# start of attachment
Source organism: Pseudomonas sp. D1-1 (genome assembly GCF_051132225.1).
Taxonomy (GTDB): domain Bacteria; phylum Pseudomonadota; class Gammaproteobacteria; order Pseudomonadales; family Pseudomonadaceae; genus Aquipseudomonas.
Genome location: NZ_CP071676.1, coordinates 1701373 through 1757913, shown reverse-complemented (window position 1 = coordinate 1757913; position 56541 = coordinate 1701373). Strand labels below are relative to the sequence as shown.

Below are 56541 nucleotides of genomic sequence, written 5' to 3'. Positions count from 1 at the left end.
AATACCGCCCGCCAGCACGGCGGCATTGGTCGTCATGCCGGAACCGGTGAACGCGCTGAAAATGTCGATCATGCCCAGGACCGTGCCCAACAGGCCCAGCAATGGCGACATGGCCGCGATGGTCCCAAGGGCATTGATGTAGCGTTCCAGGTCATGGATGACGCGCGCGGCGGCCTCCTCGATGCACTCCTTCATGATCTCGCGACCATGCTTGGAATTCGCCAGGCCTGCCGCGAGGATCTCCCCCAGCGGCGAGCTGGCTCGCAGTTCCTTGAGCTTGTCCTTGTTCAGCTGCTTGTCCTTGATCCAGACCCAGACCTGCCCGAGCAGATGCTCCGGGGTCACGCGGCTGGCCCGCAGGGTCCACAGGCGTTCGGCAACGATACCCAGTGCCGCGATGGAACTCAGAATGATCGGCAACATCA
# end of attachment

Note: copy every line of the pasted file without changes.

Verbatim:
Source organism: Pseudomonas sp. D1-1 (genome assembly GCF_051132225.1).
Taxonomy (GTDB): domain Bacteria; phylum Pseudomonadota; class Gammaproteobacteria; order Pseudomonadales; family Pseudomonadaceae; genus Aquipseudomonas.
Genome location: NZ_CP071676.1, coordinates 1701373 through 1757913, shown reverse-complemented (window position 1 = coordinate 1757913; position 56541 = coordinate 1701373). Strand labels below are relative to the sequence as shown.

Below are 56541 nucleotides of genomic sequence, written 5' to 3'. Positions count from 1 at the left end.
AATACCGCCCGCCAGCACGGCGGCATTGGTCGTCATGCCGGAACCGGTGAACGCGCTGAAAATGTCGATCATGCCCAGGACCGTGCCCAACAGGCCCAGCAATGGCGACATGGCCGCGATGGTCCCAAGGGCATTGATGTAGCGTTCCAGGTCATGGATGACGCGCGCGGCGGCCTCCTCGATGCACTCCTTCATGATCTCGCGACCATGCTTGGAATTCGCCAGGCCTGCCGCGAGGATCTCCCCCAGCGGCGAGCTGGCTCGCAGTTCCTTGAGCTTGTCCTTGTTCAGCTGCTTGTCCTTGATCCAGACCCAGACCTGCCCGAGCAGATGCTCCGGGGTCACGCGGCTGGCCCGCAGGGTCCACAGGCGTTCGGCAACGATACCCAGTGCCGCGATGGAACTCAGAATGATCGGCAACATCA